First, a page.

Six months after the comedian and actor Robin Williams passed away, a bitter dispute has erupted over his $45 million estate between his third wife Susan Schneider, and his children from previous marriages.
At stake is not only the wealth accumulated over his career, but the actor’s personal items and collectibles.
Williams’ will left the entirety of his estate to a trust, the beneficiaries of which included his three children, Zelda, Zack and Cody. Williams made amendments to the trust to make provision for his wife. A separate trust was established for her, which gave her the home which they shared and it’s contents.
However Susan Schneider has asked that she also be provided with all expenses associated with upkeep of the property, as well as unexpected renovations and improvements. Williams’ children maintain that her attempt to breach the trust is a clear indication of her greed.
Much of the dispute is centred around Robin Williams’ personal items, which include an Oscar, two Golden Globes and five Grammy awards. The terms of the trust state that such items, including clothing, jewellery and memorabilia collected prior to his marriage should be given to his children.
However Susan Schneider maintains that much of Williams’ personal items should remain in the house she is set to receive, saying that such items are not related to his famous persona. These items include graphic novels, action figures, theatre masks, movie posters and other artifacts which his children say fuelled his creativity. Their legal documents state that : “the collection was carefully amassed by Mr Williams over his lifetime, and… [the children] shared in their father’s excitement as additions were made to his collection.”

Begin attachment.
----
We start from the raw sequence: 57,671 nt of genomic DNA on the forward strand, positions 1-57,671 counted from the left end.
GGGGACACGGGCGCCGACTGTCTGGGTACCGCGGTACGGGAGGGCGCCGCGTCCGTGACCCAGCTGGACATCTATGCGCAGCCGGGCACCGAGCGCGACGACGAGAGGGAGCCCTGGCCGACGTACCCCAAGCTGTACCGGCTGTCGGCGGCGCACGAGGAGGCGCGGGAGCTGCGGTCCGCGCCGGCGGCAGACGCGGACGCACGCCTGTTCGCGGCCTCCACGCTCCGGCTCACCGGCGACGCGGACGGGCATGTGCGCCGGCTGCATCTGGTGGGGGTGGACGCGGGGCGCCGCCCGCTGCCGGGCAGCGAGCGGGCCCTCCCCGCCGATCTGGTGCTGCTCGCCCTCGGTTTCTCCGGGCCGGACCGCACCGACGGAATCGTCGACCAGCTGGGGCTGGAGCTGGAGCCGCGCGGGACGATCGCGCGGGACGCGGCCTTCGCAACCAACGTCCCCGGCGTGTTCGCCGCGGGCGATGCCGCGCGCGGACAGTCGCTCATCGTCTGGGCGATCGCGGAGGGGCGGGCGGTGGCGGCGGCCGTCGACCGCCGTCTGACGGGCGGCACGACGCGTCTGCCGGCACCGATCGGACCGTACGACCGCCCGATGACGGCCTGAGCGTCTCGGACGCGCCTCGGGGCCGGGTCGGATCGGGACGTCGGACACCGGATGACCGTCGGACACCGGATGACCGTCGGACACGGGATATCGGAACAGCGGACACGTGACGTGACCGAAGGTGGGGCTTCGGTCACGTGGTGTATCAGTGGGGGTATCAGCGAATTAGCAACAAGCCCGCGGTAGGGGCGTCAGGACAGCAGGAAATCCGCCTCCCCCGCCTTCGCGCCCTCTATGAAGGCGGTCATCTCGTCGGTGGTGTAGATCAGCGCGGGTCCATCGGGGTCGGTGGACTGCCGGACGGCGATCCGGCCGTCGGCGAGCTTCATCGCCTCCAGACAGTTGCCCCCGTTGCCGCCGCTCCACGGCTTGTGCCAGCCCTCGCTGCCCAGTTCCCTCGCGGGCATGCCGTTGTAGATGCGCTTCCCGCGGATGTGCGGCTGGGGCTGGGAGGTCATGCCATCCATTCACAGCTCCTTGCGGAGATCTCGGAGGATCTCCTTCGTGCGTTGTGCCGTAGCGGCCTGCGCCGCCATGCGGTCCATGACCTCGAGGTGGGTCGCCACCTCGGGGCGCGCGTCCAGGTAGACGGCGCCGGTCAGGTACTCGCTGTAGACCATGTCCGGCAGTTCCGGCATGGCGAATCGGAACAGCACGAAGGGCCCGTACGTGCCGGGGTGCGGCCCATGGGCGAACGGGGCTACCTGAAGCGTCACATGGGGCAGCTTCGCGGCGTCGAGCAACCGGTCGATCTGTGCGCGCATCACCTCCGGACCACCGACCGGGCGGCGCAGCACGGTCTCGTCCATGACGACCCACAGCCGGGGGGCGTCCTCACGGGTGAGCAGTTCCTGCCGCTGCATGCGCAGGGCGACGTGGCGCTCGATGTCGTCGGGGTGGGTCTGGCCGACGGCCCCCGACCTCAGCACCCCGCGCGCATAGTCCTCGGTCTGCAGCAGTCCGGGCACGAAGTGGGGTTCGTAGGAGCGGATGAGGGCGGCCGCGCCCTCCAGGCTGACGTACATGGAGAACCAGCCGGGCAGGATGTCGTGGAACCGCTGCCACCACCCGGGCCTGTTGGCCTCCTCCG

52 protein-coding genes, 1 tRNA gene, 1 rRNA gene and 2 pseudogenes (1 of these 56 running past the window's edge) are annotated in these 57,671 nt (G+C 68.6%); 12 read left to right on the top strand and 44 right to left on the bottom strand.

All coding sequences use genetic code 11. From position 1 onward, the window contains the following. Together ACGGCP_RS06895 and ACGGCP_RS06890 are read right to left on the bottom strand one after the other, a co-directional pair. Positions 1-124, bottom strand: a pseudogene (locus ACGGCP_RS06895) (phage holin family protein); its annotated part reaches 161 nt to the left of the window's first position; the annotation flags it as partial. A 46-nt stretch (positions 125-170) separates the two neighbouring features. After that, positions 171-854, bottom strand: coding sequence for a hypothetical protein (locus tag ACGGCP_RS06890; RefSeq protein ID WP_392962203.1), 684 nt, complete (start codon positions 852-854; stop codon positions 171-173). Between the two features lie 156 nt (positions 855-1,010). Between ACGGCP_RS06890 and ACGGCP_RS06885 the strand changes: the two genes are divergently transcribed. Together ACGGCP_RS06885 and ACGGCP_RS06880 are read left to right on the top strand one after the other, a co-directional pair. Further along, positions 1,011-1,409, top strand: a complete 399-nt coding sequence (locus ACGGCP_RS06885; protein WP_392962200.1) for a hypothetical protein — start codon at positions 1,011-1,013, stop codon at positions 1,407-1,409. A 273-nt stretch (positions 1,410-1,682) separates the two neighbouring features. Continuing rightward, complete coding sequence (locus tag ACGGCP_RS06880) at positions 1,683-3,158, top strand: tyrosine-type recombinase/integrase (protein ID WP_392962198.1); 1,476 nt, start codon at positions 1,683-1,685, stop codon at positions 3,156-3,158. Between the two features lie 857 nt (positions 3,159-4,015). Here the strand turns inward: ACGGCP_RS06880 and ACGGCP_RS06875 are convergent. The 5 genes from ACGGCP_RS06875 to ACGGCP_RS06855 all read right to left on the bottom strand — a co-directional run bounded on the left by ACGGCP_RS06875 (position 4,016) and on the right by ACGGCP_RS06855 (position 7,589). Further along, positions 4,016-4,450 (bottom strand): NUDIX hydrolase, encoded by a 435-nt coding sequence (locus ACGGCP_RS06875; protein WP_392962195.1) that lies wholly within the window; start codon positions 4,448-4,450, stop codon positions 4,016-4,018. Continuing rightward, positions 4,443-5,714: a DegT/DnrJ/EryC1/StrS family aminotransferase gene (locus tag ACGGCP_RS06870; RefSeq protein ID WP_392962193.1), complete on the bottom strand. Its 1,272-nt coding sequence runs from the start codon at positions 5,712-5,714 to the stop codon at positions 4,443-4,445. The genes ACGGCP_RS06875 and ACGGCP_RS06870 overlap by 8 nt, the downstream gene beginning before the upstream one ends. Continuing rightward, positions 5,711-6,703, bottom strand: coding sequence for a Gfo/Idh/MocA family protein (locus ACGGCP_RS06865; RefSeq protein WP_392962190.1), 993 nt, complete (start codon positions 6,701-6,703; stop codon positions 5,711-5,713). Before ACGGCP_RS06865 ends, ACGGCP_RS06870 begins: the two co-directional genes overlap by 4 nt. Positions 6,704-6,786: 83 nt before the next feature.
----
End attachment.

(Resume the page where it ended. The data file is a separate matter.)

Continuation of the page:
The relationship between Williams’ children and Susan Schneider was allegedly in tatters only weeks after Williams’ suicide. Schneider says she was given only three days notice that items bequeathed to the children were going to be removed from her home. She was so frightened that she blocked their access to the home.
It’s not unusual for the relationship between the surviving spouse and stepchildren to deteriorate in these circumstances, and the law is reflective of the fact that blended families are often complicated.
While it seems that Williams was careful to make his wishes known, and used a trust as a vehicle to provide for his family, it could be that his will was actually unclear.
This is particularly true of what has been termed as ‘personal items’, which include clothing, jewellery, memorabilia, awards and his creative collection. Many of these items would be worth a considerable amount of money, and that’s just one reason why good estate planning would have listed them carefully.
What can we learn from this?
A will that is unclear may be declared invalid by a court. A will that is unclear may create confusion and animosity among surviving family members. A will that is unclear may create litigation. In cases where there is a blended family or multiple marriages, this is crucial. There will be assets accumulated prior to the existing marriage – what should happen to these assets? Have you provided adequately for your children or have you assumed your current spouse will ‘do the right thing’?
To make sure your will is clear and easily understood, talk to a specialist in wills and estates today!